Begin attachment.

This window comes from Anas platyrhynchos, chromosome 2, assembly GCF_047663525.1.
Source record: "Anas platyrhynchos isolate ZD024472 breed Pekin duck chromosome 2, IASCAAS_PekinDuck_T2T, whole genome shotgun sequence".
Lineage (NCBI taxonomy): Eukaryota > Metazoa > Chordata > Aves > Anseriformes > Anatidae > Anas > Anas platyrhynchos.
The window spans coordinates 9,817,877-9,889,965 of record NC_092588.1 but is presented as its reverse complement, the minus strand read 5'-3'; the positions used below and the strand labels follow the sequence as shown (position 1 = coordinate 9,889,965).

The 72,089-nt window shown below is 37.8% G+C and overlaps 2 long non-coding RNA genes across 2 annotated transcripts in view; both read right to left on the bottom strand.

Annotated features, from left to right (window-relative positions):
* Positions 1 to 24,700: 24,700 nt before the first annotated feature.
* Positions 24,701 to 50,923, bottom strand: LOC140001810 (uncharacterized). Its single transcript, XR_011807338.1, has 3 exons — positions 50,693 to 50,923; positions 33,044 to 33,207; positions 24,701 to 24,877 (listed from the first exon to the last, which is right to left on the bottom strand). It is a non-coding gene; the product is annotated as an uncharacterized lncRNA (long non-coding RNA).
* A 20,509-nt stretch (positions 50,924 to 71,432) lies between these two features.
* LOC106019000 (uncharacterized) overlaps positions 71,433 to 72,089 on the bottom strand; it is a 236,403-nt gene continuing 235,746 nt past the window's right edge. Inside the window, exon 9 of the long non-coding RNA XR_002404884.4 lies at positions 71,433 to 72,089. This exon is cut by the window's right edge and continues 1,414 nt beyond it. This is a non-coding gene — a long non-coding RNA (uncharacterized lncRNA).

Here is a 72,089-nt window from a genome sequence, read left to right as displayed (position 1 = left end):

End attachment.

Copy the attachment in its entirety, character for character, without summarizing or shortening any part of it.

This window comes from Anas platyrhynchos, chromosome 2, assembly GCF_047663525.1.
Source record: "Anas platyrhynchos isolate ZD024472 breed Pekin duck chromosome 2, IASCAAS_PekinDuck_T2T, whole genome shotgun sequence".
Lineage (NCBI taxonomy): Eukaryota > Metazoa > Chordata > Aves > Anseriformes > Anatidae > Anas > Anas platyrhynchos.
The window spans coordinates 9,817,877-9,889,965 of record NC_092588.1 but is presented as its reverse complement, the minus strand read 5'-3'; the positions used below and the strand labels follow the sequence as shown (position 1 = coordinate 9,889,965).

The 72,089-nt window shown below is 37.8% G+C and overlaps 2 long non-coding RNA genes across 2 annotated transcripts in view; both read right to left on the bottom strand.

Annotated features, from left to right (window-relative positions):
* Positions 1 to 24,700: 24,700 nt before the first annotated feature.
* Positions 24,701 to 50,923, bottom strand: LOC140001810 (uncharacterized). Its single transcript, XR_011807338.1, has 3 exons — positions 50,693 to 50,923; positions 33,044 to 33,207; positions 24,701 to 24,877 (listed from the first exon to the last, which is right to left on the bottom strand). It is a non-coding gene; the product is annotated as an uncharacterized lncRNA (long non-coding RNA).
* A 20,509-nt stretch (positions 50,924 to 71,432) lies between these two features.
* LOC106019000 (uncharacterized) overlaps positions 71,433 to 72,089 on the bottom strand; it is a 236,403-nt gene continuing 235,746 nt past the window's right edge. Inside the window, exon 9 of the long non-coding RNA XR_002404884.4 lies at positions 71,433 to 72,089. This exon is cut by the window's right edge and continues 1,414 nt beyond it. This is a non-coding gene — a long non-coding RNA (uncharacterized lncRNA).

Here is a 72,089-nt window from a genome sequence, read left to right as displayed (position 1 = left end):